James Mandigo was recognized for his work in El Salvador during a recent ceremony at the University of Ottawa.
It was a significant milestone for the interim Dean for the Faculty of Applied Health Sciences at Brock University, the same university where he is the founder and co-director for the Centre for Healthy Development.
His passion on how to develop life skills, physical activity literacy, positive youth development and peace has led him to a long-lasting collaboration with a Salvadorian university, Universidad Pedagogica.
Through that relationship he has worked extensively with local teachers, school boards, governments and organizations within Canada, throughout the Caribbean and in El Salvador.
Mandigo’s work was already recognized and funded by the Canadian Social Science and Humanities Research Council, the International Development and Research Council of Canada, and Scotiabank International, but the recognition received from the government of El Salvador brings new light to the importance of this program in the development of a new generation of children and young professionals to a small country still recovering from the generational effects of its civil war.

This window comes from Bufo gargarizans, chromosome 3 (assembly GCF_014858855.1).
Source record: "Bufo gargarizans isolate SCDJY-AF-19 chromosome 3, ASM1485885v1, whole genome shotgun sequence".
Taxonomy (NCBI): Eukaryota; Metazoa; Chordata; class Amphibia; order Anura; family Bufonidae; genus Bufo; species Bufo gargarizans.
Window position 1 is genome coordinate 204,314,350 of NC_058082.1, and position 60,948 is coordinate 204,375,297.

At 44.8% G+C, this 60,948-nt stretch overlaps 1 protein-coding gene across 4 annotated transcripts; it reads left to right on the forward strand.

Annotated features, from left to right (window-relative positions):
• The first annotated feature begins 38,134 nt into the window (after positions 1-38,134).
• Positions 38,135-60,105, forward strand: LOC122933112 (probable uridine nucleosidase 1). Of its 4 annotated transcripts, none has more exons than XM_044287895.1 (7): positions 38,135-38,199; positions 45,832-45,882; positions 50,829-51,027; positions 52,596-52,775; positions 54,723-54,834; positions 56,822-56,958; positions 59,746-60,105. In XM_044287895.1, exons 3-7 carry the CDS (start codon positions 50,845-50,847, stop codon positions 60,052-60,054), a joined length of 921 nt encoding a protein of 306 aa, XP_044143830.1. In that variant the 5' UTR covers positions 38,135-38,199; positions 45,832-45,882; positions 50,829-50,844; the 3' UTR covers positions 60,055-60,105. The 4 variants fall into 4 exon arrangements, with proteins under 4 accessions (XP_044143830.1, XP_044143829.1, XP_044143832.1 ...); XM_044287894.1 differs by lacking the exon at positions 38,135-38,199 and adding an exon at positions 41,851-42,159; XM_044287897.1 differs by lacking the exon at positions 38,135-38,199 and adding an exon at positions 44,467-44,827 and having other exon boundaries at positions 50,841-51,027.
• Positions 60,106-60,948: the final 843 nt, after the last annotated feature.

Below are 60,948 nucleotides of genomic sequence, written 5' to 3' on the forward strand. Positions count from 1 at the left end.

The Ottawa event was born of a desire by the ambassador of El Salvador in Canada, Oscar Mauricio Duarte, “to establish regular collaboration between Canadian and Salvadorian higher education institutions, leveraging the network of Salvadorian professionals and researchers abroad” (Canada in this instance).
Those who participated in the event were encouraged by the dedication of Mandigo and the results he shared from the “Salud Escolar Integral” program since it was established in 2006 – a program using sport and physical education as tools to help foster the healthy development of critical life skills such as respect, inclusion, problem solving, conflict resolution and decision making.
In El Salvador, this approach is key in helping reduce the level of youth violence, increasing awareness of gender equality and equipping physical education teachers with the skills to incorporate these principles in their curricula.
The program is made possible by local partners such as Universidad Pedagogica, Instituto Nacional de los Deportes de El Salvador (INDES), and local schools.
With the support of Scotiabank, the program has reached thousands of children in El Salvador and has helped to train hundreds of teachers, coaches and students across the country.
But it has also benefitted many Canadian students from the Brock University who travel annually to El Salvador to work with their Salvadorian partners.